Every Tuesday, the Going Out Gurus highlight the week's best DJs, bands, dance nights and parties.

Eric Felten Big band crooner Eric Felten pays tribute to Nat "King" Cole at the Bethesda Blues and Jazz Supper Club on Friday night. (Photo courtesy of Eric Felten)

Tuesday, September 24
Alejandro Escovedo and Shelby Lynne are two of the most compelling singer-songwriters in the alt-country field, and the pair is joining forces for what should be a compelling "night of stories and songs" on the Birchmere's stage.

Thursday, September 26
Michael J. Fox returns to television this week on "The Michael J. Fox Show," in which he plays a newsman who returns to television after taking years off to battle Parkinson's disease. It may not be 100 percent autobiographical, but it's close. (We should also admit at this point that we haven't seen it.) The young professionals chapter of the Michael J. Fox Foundation for Parkinson's Research is hosting a viewing party of the first two episodes at Living Social's 918 F Street building, with all proceeds going to the foundation. A $25 ticket ($30 at the door) includes food from Luke's Lobster, Shake Shack and other local restaurants, one adult beverage and a $20 credit for an Uber cab home. The $50 VIP ticket adds an extra drink ticket and a private area for socializing.

Friday, September 27
Echostage is getting ready for one of its biggest weekends yet. Saturday night's party with Armin Van Buuren sold out weeks ago. Friday, though, has a bit of intergenerational appeal as Sebastian Ingrosso of Swedish House Mafia shares the stage with the legendary Pete Tong. Tong has been a fixture on the BBC for more than two decades, introducing audiences to the latest house, trance and dubstep tracks through weekly radio shows and dozens of mix CDs. (He also has a movie named after him, "It's All Gone Pete Tong.") Ingrosso, meanwhile, had success as a solo progressive house producer before becoming a member of the Swedish supergroup. Ingrosso hasn't been to Washington since 2011, so expect a big reaction for singles such as "Reload" and "Calling."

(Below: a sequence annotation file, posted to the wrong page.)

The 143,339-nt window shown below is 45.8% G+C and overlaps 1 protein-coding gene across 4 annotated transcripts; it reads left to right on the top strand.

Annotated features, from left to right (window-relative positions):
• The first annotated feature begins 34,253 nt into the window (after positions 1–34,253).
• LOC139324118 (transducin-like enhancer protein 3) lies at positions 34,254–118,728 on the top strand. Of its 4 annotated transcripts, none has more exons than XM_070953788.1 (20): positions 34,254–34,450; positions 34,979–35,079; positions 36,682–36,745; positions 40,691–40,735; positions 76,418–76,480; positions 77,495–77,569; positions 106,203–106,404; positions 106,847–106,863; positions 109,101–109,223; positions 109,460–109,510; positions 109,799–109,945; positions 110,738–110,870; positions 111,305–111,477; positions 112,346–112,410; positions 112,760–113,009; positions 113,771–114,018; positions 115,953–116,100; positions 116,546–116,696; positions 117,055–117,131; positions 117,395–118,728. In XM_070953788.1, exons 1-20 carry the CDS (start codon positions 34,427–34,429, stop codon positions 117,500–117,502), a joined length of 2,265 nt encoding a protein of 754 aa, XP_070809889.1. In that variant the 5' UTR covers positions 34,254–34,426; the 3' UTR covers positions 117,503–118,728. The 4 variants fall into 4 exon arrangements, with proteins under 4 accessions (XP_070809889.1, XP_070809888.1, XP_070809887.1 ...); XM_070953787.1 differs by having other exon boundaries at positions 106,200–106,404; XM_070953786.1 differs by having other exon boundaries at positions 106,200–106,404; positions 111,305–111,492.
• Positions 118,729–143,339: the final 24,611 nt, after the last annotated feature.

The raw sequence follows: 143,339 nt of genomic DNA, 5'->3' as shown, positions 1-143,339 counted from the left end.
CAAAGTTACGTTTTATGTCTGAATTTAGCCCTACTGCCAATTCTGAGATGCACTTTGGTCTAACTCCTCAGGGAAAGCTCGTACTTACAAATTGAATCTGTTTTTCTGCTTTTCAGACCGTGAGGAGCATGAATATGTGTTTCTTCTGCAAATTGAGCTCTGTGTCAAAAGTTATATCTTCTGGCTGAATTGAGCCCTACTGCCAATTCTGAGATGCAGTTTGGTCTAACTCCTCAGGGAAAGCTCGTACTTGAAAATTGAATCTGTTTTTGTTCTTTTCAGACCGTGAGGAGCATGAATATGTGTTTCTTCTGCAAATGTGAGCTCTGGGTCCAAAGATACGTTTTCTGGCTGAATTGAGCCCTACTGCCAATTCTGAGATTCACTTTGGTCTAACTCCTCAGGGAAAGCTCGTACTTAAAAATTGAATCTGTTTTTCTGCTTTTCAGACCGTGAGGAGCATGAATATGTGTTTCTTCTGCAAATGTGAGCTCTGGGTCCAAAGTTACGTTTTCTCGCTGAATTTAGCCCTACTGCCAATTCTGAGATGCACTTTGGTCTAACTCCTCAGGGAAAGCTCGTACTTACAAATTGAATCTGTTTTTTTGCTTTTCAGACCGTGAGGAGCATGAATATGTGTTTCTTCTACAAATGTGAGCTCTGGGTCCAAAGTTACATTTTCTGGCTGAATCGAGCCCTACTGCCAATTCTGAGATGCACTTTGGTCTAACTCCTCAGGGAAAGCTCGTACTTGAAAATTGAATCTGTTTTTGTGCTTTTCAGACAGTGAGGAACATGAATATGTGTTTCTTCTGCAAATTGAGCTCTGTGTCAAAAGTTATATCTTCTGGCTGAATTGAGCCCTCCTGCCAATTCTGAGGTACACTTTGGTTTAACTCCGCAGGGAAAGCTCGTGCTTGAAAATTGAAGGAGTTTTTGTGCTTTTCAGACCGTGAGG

Nat "King" Cole is best known today for his romantic ballads – "Mona Lisa," "When I Fall in Love" and, of course, "Unforgettable" – but he was one of the more dynamic performers of the '40s and '50s. Just listen to the easy, graceful swing of "Straighten Up and Fly Right," "The Late, Late Show" or "When Your Lover Has Gone" and how easily they pull you onto the dance floor. Talented local big band crooner Eric Felten and his orchestra pay tribute to Cole tonight at the Bethesda Blues and Jazz Supper Club. They'll play the hits, of course, but also unearth some gems you might not be as familiar with.

Now that fall is here, it's finally – finally! – okay to drink pumpkin beer. This weekend, the Black Squirrel's Smashing Pumpkins Beer Festival turns 15 of the bar's 57 taps over to pumpkin beers, including perennial favorites from Elysian (Night Owl and Dark of the Moon), Shipyard, Weyerbacher and Schlafly. Owner Amy Bowman says they've also got D.C.'s only keg of Cottonwood Pumpkin Ale from North Carolina's well-regarded Foothills Brewery, so show up early if you want a taste. A special pumpkin menu includes roasted pumpkin soup, pumpkin pie and pumpkin cookies. Taps open at 5 p.m.

Saturday, September 28